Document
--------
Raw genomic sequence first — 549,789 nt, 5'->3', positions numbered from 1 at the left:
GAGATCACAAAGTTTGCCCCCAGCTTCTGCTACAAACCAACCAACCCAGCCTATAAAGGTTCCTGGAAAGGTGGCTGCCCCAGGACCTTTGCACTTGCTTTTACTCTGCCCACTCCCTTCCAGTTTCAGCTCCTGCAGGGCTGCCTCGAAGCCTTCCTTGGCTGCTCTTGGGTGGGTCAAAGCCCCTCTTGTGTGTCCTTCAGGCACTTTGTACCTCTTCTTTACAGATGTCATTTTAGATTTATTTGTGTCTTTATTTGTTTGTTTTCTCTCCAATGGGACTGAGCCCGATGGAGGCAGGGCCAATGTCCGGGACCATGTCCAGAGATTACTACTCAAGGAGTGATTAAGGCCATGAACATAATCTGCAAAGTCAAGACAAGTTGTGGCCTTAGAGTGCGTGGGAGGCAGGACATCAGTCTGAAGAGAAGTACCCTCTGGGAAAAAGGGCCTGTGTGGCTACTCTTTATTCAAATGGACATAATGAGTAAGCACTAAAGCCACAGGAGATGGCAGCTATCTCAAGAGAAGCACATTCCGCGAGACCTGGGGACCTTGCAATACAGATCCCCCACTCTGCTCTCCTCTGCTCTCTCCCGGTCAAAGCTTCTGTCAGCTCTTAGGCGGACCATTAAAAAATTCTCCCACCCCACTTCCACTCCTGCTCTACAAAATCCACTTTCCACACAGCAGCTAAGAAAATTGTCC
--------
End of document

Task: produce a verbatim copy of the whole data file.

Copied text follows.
Raw genomic sequence first — 549,789 nt, 5'->3', positions numbered from 1 at the left:
GAGATCACAAAGTTTGCCCCCAGCTTCTGCTACAAACCAACCAACCCAGCCTATAAAGGTTCCTGGAAAGGTGGCTGCCCCAGGACCTTTGCACTTGCTTTTACTCTGCCCACTCCCTTCCAGTTTCAGCTCCTGCAGGGCTGCCTCGAAGCCTTCCTTGGCTGCTCTTGGGTGGGTCAAAGCCCCTCTTGTGTGTCCTTCAGGCACTTTGTACCTCTTCTTTACAGATGTCATTTTAGATTTATTTGTGTCTTTATTTGTTTGTTTTCTCTCCAATGGGACTGAGCCCGATGGAGGCAGGGCCAATGTCCGGGACCATGTCCAGAGATTACTACTCAAGGAGTGATTAAGGCCATGAACATAATCTGCAAAGTCAAGACAAGTTGTGGCCTTAGAGTGCGTGGGAGGCAGGACATCAGTCTGAAGAGAAGTACCCTCTGGGAAAAAGGGCCTGTGTGGCTACTCTTTATTCAAATGGACATAATGAGTAAGCACTAAAGCCACAGGAGATGGCAGCTATCTCAAGAGAAGCACATTCCGCGAGACCTGGGGACCTTGCAATACAGATCCCCCACTCTGCTCTCCTCTGCTCTCTCCCGGTCAAAGCTTCTGTCAGCTCTTAGGCGGACCATTAAAAAATTCTCCCACCCCACTTCCACTCCTGCTCTACAAAATCCACTTTCCACACAGCAGCTAAGAAAATTGTCC